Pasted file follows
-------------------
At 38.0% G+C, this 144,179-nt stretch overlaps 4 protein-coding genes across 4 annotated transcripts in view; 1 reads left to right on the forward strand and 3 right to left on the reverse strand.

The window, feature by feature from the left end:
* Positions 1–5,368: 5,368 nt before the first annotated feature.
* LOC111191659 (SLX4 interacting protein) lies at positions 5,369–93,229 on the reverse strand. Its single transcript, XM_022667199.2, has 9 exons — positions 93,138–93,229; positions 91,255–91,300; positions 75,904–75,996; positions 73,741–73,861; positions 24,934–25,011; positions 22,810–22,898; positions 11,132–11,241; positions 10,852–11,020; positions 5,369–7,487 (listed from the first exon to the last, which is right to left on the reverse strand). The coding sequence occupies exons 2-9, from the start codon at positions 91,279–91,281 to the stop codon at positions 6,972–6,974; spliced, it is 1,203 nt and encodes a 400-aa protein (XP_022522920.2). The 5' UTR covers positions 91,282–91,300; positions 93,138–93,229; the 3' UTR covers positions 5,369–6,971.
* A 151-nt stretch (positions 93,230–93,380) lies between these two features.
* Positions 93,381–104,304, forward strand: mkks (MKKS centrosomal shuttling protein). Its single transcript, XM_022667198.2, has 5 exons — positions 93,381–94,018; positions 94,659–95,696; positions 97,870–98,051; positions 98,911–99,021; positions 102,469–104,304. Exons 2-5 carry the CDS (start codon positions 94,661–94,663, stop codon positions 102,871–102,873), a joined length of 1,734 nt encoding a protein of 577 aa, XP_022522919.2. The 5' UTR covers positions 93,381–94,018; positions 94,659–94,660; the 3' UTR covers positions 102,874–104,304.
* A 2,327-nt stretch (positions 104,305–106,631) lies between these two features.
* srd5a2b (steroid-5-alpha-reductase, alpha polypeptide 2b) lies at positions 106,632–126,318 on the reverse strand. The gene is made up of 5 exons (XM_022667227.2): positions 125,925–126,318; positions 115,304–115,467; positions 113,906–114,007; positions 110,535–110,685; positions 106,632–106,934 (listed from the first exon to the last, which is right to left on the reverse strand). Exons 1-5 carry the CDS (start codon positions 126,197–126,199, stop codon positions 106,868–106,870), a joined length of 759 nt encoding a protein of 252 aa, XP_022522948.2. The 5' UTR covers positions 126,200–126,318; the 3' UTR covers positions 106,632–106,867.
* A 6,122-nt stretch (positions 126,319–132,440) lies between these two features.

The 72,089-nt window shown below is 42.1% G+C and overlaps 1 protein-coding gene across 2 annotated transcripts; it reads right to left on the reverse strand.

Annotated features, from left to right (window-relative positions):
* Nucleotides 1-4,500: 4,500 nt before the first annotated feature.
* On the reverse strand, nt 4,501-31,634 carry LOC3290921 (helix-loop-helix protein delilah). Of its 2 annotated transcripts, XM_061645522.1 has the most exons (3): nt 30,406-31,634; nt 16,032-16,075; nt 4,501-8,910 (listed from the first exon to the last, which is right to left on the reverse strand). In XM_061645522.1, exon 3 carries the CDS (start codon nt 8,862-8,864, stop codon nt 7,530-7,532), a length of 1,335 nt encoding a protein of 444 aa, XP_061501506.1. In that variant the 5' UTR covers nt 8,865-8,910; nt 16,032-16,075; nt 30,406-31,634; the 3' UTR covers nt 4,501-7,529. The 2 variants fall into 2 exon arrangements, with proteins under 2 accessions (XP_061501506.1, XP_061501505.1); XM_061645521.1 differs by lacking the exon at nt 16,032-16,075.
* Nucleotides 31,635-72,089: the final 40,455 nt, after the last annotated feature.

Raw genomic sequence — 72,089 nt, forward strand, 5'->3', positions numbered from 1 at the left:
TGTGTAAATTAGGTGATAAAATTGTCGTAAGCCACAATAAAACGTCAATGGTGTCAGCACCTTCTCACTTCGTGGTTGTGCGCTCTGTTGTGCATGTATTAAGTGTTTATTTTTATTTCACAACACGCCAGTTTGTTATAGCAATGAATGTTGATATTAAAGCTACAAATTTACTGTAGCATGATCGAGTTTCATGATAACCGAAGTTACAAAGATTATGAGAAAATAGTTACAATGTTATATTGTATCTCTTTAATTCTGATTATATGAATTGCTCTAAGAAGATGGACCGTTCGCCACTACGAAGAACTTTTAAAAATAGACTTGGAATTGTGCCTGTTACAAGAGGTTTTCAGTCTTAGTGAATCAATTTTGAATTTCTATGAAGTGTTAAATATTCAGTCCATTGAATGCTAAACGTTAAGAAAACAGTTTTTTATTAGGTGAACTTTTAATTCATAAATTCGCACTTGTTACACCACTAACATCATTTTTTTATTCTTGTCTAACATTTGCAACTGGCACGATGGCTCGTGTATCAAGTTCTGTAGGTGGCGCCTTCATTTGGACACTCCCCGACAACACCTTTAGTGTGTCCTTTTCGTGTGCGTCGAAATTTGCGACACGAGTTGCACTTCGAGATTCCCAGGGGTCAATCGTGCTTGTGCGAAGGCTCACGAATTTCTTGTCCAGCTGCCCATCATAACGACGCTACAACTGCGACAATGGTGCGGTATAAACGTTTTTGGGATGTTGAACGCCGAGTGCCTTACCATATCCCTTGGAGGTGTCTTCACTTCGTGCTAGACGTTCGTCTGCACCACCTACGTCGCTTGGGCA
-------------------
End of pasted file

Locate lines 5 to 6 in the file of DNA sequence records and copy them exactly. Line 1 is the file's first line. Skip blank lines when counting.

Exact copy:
* A 151-nt stretch (positions 93,230–93,380) lies between these two features.
* Positions 93,381–104,304, forward strand: mkks (MKKS centrosomal shuttling protein). Its single transcript, XM_022667198.2, has 5 exons — positions 93,381–94,018; positions 94,659–95,696; positions 97,870–98,051; positions 98,911–99,021; positions 102,469–104,304. Exons 2-5 carry the CDS (start codon positions 94,661–94,663, stop codon positions 102,871–102,873), a joined length of 1,734 nt encoding a protein of 577 aa, XP_022522919.2. The 5' UTR covers positions 93,381–94,018; positions 94,659–94,660; the 3' UTR covers positions 102,874–104,304.